Sunday, June 10, 2018

Feed Your Soil Not Your Plants

We hear this over and over again.  Don't worry about what you are feeding your plants... feed your soil instead.  And we all do our best but how often do we get a report card to see how we did?  This year, the ninth year of this garden, I've taken back the half previously managed by the neighbors.  So now I get to see how well they have been feeding the soil.  Out of twelve beds, I am resting four.  Two of theirs, and two of mine.  I planted buckwheat as a cover crop.  I prepared all four beds the same, and planted the seeds on the same day.

The photo above shows the difference in the beds today.  The one on the left was theirs.  The one on the right is one of mine.  The buckwheat in my beds is thicker and taller.  So what did I do differently than they did?
  • I did not till the soil (disturbing worms and upending the micro-organism layer)
  • I did not use synthetic fertilizers (Miracle-Gro is salt based which leaches natural nutrients out of the soil)
  • I added a balanced organic fertilizer each spring (but not this spring since they are resting)
  • I added compost as a mulch layer after planting and in preparation for winter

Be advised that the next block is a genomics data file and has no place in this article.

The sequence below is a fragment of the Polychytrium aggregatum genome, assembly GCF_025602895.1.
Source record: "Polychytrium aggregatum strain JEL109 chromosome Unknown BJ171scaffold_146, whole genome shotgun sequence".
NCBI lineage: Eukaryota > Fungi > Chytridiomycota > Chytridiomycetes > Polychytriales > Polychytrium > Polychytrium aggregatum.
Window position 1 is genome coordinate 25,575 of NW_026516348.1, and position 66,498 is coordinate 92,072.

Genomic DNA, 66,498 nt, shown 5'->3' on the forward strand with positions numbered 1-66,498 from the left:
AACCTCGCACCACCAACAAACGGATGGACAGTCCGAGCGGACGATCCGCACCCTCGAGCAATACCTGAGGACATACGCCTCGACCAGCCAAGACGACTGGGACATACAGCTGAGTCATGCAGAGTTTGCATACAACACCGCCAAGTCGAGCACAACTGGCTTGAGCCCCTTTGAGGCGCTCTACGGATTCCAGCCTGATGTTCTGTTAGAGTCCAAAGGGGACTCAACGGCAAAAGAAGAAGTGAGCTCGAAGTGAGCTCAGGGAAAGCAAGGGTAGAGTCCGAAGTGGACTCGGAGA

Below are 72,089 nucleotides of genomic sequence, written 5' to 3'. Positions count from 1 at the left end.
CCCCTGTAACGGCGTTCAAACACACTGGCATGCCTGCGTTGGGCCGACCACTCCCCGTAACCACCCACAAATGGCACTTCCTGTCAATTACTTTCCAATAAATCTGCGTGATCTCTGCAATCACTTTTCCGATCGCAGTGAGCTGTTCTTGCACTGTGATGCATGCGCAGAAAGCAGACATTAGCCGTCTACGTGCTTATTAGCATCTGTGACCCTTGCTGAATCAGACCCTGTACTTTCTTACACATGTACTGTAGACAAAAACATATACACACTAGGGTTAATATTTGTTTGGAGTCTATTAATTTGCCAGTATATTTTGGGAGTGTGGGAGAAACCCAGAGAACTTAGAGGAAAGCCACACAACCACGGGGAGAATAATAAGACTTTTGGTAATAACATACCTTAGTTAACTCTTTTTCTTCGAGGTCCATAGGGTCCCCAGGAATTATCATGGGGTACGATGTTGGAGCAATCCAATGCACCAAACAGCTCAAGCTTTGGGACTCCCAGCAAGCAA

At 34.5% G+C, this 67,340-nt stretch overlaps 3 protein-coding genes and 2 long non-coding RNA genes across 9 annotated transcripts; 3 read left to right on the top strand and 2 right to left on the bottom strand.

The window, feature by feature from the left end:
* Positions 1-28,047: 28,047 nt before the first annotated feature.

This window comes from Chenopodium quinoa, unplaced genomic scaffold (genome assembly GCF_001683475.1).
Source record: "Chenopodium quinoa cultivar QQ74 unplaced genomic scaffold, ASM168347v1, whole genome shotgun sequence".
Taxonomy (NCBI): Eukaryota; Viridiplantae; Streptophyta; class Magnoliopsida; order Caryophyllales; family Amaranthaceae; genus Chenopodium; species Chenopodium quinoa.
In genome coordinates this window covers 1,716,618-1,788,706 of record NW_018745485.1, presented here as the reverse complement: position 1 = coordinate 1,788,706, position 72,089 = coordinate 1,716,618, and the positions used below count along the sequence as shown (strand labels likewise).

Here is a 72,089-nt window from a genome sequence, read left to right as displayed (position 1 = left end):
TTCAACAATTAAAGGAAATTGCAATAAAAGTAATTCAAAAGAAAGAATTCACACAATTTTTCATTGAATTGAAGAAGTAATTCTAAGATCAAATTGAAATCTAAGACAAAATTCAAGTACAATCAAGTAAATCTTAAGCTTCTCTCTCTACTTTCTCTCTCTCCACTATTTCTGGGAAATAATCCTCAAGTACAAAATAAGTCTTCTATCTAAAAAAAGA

I think it worked.

But - no body's perfect.  Whenever you plant a consistent crop over an entire bed, you will see areas which needs some attention.  I've seen this before.  The buckwheat on the end of this bed is not as vigorous.  The soil needs some attention.

Now that the main gardening work is past, we can turn our attention to tweaking past projects.  For instance the dry creek bed.  The line between the lawn and the rocks was too complicated making a corner that made the mower stop and turn sharp ripping up the sod in the same place over and over.

Original mowing line from last year
Friday I cut a new smooth line, stripped the sod out and we put in a load of #2 stone and a few boulders.  I have two day lilies that were sitting around, and an ornamental grass that need to be dug into the rocks.
New mowing line
I'm happy with my idea to bury fiber pots into the rock.  The perennial plants did well and came back strong.  I've examined the pots that held annuals that had to be replaced, and there are areas in the pot wall that have broken through so the pot will eventually disintegrate into the ground.

There are always pots sitting around that need to be dug in!  Below in the heavily shaded wooded area, four helleborus in fiber pots shielded from clumsy deer hooves by a canopy of wire that need to be placed.

Back in the garden, I have tomatoes set.  The plants with wires jabbed into their stems have shown no ill effects from their surgical procedure.

Cucurbits are terribly sluggish.  The cantaloupes below were seed in the cold from the first of may and transplanted into the bed two weeks ago.  I always plant two seeds together in case one decides not to live, and they are still deciding.  The second seeds are just now germinating.  The cucumbers aren't any larger or more vigorous.  But one of these days I'm sure they will take off.  If we get some consistent sun.

The buckwheat is just about to bloom.

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